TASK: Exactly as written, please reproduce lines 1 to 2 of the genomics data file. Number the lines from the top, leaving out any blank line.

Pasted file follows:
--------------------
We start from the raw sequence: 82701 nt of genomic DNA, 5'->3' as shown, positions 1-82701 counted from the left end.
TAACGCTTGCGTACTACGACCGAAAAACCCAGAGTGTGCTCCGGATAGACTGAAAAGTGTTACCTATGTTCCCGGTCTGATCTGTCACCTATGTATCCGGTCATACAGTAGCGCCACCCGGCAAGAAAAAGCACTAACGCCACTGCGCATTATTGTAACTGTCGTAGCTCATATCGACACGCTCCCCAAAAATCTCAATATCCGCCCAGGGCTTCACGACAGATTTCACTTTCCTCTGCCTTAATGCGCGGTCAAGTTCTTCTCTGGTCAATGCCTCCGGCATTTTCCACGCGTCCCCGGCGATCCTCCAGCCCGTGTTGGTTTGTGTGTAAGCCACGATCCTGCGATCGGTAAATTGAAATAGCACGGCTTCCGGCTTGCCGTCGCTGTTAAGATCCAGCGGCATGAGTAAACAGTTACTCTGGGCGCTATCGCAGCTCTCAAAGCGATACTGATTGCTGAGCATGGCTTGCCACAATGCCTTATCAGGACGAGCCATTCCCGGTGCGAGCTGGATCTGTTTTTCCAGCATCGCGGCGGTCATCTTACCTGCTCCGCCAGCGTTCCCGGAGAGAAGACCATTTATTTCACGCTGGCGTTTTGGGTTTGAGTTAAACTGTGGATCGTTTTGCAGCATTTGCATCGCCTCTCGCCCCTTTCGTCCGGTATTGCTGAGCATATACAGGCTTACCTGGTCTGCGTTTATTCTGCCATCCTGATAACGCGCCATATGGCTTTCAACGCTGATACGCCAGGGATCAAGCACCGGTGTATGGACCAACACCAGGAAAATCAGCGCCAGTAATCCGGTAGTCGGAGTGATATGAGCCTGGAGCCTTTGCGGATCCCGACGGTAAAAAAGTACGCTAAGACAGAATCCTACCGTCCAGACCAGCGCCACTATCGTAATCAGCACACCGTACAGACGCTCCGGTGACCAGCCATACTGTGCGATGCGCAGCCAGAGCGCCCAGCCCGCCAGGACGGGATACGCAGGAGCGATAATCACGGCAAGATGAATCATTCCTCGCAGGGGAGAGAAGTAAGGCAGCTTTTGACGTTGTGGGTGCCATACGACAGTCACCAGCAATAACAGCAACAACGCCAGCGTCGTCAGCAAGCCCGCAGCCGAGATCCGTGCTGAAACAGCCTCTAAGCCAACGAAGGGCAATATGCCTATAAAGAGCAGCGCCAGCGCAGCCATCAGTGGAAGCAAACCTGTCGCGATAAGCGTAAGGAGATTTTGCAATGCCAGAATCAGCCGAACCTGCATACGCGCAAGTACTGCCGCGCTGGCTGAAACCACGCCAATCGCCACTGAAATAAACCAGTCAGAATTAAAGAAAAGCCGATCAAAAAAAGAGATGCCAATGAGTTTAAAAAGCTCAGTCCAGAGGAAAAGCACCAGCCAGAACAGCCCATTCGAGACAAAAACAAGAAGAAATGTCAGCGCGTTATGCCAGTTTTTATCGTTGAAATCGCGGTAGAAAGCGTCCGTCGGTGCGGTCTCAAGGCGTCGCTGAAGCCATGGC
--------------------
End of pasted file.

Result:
We start from the raw sequence: 82701 nt of genomic DNA, 5'->3' as shown, positions 1-82701 counted from the left end.
TAACGCTTGCGTACTACGACCGAAAAACCCAGAGTGTGCTCCGGATAGACTGAAAAGTGTTACCTATGTTCCCGGTCTGATCTGTCACCTATGTATCCGGTCATACAGTAGCGCCACCCGGCAAGAAAAAGCACTAACGCCACTGCGCATTATTGTAACTGTCGTAGCTCATATCGACACGCTCCCCAAAAATCTCAATATCCGCCCAGGGCTTCACGACAGATTTCACTTTCCTCTGCCTTAATGCGCGGTCAAGTTCTTCTCTGGTCAATGCCTCCGGCATTTTCCACGCGTCCCCGGCGATCCTCCAGCCCGTGTTGGTTTGTGTGTAAGCCACGATCCTGCGATCGGTAAATTGAAATAGCACGGCTTCCGGCTTGCCGTCGCTGTTAAGATCCAGCGGCATGAGTAAACAGTTACTCTGGGCGCTATCGCAGCTCTCAAAGCGATACTGATTGCTGAGCATGGCTTGCCACAATGCCTTATCAGGACGAGCCATTCCCGGTGCGAGCTGGATCTGTTTTTCCAGCATCGCGGCGGTCATCTTACCTGCTCCGCCAGCGTTCCCGGAGAGAAGACCATTTATTTCACGCTGGCGTTTTGGGTTTGAGTTAAACTGTGGATCGTTTTGCAGCATTTGCATCGCCTCTCGCCCCTTTCGTCCGGTATTGCTGAGCATATACAGGCTTACCTGGTCTGCGTTTATTCTGCCATCCTGATAACGCGCCATATGGCTTTCAACGCTGATACGCCAGGGATCAAGCACCGGTGTATGGACCAACACCAGGAAAATCAGCGCCAGTAATCCGGTAGTCGGAGTGATATGAGCCTGGAGCCTTTGCGGATCCCGACGGTAAAAAAGTACGCTAAGACAGAATCCTACCGTCCAGACCAGCGCCACTATCGTAATCAGCACACCGTACAGACGCTCCGGTGACCAGCCATACTGTGCGATGCGCAGCCAGAGCGCCCAGCCCGCCAGGACGGGATACGCAGGAGCGATAATCACGGCAAGATGAATCATTCCTCGCAGGGGAGAGAAGTAAGGCAGCTTTTGACGTTGTGGGTGCCATACGACAGTCACCAGCAATAACAGCAACAACGCCAGCGTCGTCAGCAAGCCCGCAGCCGAGATCCGTGCTGAAACAGCCTCTAAGCCAACGAAGGGCAATATGCCTATAAAGAGCAGCGCCAGCGCAGCCATCAGTGGAAGCAAACCTGTCGCGATAAGCGTAAGGAGATTTTGCAATGCCAGAATCAGCCGAACCTGCATACGCGCAAGTACTGCCGCGCTGGCTGAAACCACGCCAATCGCCACTGAAATAAACCAGTCAGAATTAAAGAAAAGCCGATCAAAAAAAGAGATGCCAATGAGTTTAAAAAGCTCAGTCCAGAGGAAAAGCACCAGCCAGAACAGCCCATTCGAGACAAAAACAAGAAGAAATGTCAGCGCGTTATGCCAGTTTTTATCGTTGAAATCGCGGTAGAAAGCGTCCGTCGGTGCGGTCTCAAGGCGTCGCTGAAGCCATGGC